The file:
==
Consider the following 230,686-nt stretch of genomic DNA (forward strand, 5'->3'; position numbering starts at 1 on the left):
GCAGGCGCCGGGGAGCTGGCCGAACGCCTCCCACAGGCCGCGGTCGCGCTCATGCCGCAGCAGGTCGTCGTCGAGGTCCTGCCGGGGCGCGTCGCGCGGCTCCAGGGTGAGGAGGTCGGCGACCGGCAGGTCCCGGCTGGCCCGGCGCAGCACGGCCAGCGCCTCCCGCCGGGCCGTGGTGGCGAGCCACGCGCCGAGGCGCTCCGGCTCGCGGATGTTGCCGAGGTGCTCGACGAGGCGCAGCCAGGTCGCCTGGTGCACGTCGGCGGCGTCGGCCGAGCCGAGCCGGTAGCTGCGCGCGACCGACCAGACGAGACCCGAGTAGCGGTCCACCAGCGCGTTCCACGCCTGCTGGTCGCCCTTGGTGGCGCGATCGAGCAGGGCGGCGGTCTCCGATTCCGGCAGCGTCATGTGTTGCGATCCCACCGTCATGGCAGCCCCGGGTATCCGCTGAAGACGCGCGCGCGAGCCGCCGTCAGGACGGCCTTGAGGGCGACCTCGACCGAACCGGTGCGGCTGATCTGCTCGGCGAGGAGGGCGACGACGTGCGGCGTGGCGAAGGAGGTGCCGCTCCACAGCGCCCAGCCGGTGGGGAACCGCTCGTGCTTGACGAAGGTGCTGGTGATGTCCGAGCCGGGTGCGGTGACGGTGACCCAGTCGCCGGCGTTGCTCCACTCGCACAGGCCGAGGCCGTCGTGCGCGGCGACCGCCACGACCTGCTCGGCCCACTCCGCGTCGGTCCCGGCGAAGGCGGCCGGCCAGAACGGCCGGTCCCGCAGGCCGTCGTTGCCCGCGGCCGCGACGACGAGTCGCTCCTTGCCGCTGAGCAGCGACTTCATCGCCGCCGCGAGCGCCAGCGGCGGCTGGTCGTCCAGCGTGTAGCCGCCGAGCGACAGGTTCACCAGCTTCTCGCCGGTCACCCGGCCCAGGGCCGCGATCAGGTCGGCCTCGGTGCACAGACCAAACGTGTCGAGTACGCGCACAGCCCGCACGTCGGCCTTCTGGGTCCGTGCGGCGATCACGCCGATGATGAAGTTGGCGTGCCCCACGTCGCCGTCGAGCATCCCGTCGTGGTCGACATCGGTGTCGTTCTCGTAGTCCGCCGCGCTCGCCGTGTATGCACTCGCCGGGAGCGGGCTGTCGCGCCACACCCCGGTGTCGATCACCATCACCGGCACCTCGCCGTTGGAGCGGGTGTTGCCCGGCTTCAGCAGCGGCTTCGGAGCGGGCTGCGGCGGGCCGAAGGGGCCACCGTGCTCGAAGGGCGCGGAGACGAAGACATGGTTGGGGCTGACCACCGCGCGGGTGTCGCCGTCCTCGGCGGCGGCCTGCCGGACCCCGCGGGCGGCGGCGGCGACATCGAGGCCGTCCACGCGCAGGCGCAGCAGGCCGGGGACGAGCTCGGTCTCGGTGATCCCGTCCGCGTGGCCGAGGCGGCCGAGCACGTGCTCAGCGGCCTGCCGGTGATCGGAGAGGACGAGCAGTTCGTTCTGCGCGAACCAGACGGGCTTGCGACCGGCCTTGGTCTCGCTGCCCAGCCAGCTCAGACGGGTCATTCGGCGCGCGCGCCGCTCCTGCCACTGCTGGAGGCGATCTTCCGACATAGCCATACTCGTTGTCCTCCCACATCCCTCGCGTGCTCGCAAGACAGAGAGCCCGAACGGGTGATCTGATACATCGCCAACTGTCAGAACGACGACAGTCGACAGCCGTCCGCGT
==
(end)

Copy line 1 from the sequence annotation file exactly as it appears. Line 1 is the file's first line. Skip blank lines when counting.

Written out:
Consider the following 230,686-nt stretch of genomic DNA (forward strand, 5'->3'; position numbering starts at 1 on the left):